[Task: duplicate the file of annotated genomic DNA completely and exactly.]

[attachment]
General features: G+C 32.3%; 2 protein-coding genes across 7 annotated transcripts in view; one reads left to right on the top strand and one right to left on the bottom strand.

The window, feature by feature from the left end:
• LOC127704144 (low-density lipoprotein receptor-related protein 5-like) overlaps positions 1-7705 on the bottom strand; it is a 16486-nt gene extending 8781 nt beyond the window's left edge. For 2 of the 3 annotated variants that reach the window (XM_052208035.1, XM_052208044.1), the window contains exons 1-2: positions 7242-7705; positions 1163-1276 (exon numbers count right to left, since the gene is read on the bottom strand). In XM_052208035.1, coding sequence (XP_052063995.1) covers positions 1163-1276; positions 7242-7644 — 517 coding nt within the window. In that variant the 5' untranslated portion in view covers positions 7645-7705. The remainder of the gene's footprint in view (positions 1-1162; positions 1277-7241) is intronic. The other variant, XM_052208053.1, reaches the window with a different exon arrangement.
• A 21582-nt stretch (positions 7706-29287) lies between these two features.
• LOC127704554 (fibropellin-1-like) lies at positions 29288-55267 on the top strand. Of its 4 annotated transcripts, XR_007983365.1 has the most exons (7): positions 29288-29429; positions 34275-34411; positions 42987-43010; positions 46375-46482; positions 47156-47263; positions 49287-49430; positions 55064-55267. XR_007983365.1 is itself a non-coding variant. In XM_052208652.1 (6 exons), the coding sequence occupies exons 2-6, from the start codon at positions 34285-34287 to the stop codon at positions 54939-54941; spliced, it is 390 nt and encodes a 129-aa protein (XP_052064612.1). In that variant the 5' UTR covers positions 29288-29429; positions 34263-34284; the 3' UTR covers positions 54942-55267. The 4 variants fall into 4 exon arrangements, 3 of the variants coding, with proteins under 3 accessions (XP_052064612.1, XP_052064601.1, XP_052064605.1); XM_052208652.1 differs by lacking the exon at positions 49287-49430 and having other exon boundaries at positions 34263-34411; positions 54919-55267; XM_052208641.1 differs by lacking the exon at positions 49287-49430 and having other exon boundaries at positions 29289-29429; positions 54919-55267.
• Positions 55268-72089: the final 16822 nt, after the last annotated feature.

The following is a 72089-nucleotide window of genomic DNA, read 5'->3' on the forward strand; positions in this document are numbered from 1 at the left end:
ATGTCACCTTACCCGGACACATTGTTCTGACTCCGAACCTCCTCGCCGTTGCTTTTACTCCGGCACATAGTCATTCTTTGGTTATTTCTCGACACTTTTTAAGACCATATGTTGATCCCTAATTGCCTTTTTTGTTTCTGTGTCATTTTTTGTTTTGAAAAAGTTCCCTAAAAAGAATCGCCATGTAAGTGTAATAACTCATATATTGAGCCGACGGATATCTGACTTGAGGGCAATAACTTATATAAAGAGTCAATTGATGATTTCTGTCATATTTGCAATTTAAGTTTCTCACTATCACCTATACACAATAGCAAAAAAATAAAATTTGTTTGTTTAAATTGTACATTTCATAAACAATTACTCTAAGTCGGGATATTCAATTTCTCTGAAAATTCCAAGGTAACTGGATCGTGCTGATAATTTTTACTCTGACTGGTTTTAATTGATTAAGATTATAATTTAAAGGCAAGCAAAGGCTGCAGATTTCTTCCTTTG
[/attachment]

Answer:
General features: G+C 32.3%; 2 protein-coding genes across 7 annotated transcripts in view; one reads left to right on the top strand and one right to left on the bottom strand.

The window, feature by feature from the left end:
• LOC127704144 (low-density lipoprotein receptor-related protein 5-like) overlaps positions 1-7705 on the bottom strand; it is a 16486-nt gene extending 8781 nt beyond the window's left edge. For 2 of the 3 annotated variants that reach the window (XM_052208035.1, XM_052208044.1), the window contains exons 1-2: positions 7242-7705; positions 1163-1276 (exon numbers count right to left, since the gene is read on the bottom strand). In XM_052208035.1, coding sequence (XP_052063995.1) covers positions 1163-1276; positions 7242-7644 — 517 coding nt within the window. In that variant the 5' untranslated portion in view covers positions 7645-7705. The remainder of the gene's footprint in view (positions 1-1162; positions 1277-7241) is intronic. The other variant, XM_052208053.1, reaches the window with a different exon arrangement.
• A 21582-nt stretch (positions 7706-29287) lies between these two features.
• LOC127704554 (fibropellin-1-like) lies at positions 29288-55267 on the top strand. Of its 4 annotated transcripts, XR_007983365.1 has the most exons (7): positions 29288-29429; positions 34275-34411; positions 42987-43010; positions 46375-46482; positions 47156-47263; positions 49287-49430; positions 55064-55267. XR_007983365.1 is itself a non-coding variant. In XM_052208652.1 (6 exons), the coding sequence occupies exons 2-6, from the start codon at positions 34285-34287 to the stop codon at positions 54939-54941; spliced, it is 390 nt and encodes a 129-aa protein (XP_052064612.1). In that variant the 5' UTR covers positions 29288-29429; positions 34263-34284; the 3' UTR covers positions 54942-55267. The 4 variants fall into 4 exon arrangements, 3 of the variants coding, with proteins under 3 accessions (XP_052064612.1, XP_052064601.1, XP_052064605.1); XM_052208652.1 differs by lacking the exon at positions 49287-49430 and having other exon boundaries at positions 34263-34411; positions 54919-55267; XM_052208641.1 differs by lacking the exon at positions 49287-49430 and having other exon boundaries at positions 29289-29429; positions 54919-55267.
• Positions 55268-72089: the final 16822 nt, after the last annotated feature.

The following is a 72089-nucleotide window of genomic DNA, read 5'->3' on the forward strand; positions in this document are numbered from 1 at the left end:
ATGTCACCTTACCCGGACACATTGTTCTGACTCCGAACCTCCTCGCCGTTGCTTTTACTCCGGCACATAGTCATTCTTTGGTTATTTCTCGACACTTTTTAAGACCATATGTTGATCCCTAATTGCCTTTTTTGTTTCTGTGTCATTTTTTGTTTTGAAAAAGTTCCCTAAAAAGAATCGCCATGTAAGTGTAATAACTCATATATTGAGCCGACGGATATCTGACTTGAGGGCAATAACTTATATAAAGAGTCAATTGATGATTTCTGTCATATTTGCAATTTAAGTTTCTCACTATCACCTATACACAATAGCAAAAAAATAAAATTTGTTTGTTTAAATTGTACATTTCATAAACAATTACTCTAAGTCGGGATATTCAATTTCTCTGAAAATTCCAAGGTAACTGGATCGTGCTGATAATTTTTACTCTGACTGGTTTTAATTGATTAAGATTATAATTTAAAGGCAAGCAAAGGCTGCAGATTTCTTCCTTTG